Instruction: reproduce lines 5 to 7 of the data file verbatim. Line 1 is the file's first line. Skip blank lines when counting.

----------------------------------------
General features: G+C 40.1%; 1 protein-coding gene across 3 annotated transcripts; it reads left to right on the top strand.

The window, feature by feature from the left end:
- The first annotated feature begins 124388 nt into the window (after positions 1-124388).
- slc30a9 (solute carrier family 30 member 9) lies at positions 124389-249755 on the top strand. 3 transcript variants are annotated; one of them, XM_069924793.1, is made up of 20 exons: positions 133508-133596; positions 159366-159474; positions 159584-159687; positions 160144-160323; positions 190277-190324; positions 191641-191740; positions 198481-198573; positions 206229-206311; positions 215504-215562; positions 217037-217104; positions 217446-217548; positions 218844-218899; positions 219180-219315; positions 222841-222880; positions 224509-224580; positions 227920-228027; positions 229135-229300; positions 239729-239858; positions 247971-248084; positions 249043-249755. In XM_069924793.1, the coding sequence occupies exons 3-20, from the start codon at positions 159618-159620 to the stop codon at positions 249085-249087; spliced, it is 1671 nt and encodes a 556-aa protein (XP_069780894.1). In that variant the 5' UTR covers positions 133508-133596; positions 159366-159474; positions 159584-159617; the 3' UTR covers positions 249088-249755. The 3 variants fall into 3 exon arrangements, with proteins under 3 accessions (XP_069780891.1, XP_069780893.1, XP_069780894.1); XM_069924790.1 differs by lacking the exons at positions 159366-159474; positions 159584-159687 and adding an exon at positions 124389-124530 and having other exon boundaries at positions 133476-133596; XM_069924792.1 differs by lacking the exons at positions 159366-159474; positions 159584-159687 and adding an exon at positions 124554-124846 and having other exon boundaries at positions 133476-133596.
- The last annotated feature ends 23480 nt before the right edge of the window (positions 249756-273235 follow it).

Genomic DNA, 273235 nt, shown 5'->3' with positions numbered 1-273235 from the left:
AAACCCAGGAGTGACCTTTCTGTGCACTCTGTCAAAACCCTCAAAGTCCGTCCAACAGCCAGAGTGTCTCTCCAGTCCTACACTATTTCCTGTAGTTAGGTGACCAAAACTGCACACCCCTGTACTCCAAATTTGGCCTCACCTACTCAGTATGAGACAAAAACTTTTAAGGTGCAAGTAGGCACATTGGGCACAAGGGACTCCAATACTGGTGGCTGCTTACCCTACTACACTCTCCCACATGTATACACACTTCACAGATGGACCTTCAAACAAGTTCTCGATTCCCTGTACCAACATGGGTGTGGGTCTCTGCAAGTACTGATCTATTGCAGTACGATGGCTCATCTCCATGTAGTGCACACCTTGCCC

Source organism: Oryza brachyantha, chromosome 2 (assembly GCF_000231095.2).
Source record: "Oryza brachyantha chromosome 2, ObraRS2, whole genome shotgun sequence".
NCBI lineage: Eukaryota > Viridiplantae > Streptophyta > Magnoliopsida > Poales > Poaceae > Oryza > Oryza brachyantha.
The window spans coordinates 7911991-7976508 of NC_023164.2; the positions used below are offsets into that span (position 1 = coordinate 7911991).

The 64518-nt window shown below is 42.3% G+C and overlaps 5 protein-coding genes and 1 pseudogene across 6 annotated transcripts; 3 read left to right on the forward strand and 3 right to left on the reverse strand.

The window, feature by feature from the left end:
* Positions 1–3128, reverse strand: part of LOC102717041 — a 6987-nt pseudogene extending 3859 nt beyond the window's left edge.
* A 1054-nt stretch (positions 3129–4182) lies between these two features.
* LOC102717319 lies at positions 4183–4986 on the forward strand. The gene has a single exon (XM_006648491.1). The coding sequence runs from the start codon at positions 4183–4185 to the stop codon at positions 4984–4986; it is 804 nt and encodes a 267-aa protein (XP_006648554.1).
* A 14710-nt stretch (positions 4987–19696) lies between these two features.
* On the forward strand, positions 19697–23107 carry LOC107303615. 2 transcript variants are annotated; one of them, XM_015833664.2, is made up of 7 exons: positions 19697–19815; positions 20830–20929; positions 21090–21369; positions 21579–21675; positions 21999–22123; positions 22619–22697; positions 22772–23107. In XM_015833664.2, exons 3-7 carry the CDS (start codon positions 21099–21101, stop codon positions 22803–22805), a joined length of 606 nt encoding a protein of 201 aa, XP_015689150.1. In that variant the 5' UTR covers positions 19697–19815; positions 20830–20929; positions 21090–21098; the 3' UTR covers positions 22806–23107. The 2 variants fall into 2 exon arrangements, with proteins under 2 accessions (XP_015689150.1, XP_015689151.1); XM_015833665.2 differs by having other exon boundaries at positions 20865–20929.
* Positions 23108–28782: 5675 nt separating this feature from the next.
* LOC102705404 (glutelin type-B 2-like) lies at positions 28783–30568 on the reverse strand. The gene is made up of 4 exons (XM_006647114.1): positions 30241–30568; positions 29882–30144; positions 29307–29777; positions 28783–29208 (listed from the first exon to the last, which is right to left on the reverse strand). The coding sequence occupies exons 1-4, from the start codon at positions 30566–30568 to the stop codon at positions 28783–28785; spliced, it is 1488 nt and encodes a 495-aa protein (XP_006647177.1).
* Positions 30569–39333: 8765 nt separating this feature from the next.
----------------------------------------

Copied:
- The last annotated feature ends 23480 nt before the right edge of the window (positions 249756-273235 follow it).

Genomic DNA, 273235 nt, shown 5'->3' with positions numbered 1-273235 from the left:
AAACCCAGGAGTGACCTTTCTGTGCACTCTGTCAAAACCCTCAAAGTCCGTCCAACAGCCAGAGTGTCTCTCCAGTCCTACACTATTTCCTGTAGTTAGGTGACCAAAACTGCACACCCCTGTACTCCAAATTTGGCCTCACCTACTCAGTATGAGACAAAAACTTTTAAGGTGCAAGTAGGCACATTGGGCACAAGGGACTCCAATACTGGTGGCTGCTTACCCTACTACACTCTCCCACATGTATACACACTTCACAGATGGACCTTCAAACAAGTTCTCGATTCCCTGTACCAACATGGGTGTGGGTCTCTGCAAGTACTGATCTATTGCAGTACGATGGCTCATCTCCATGTAGTGCACACCTTGCCC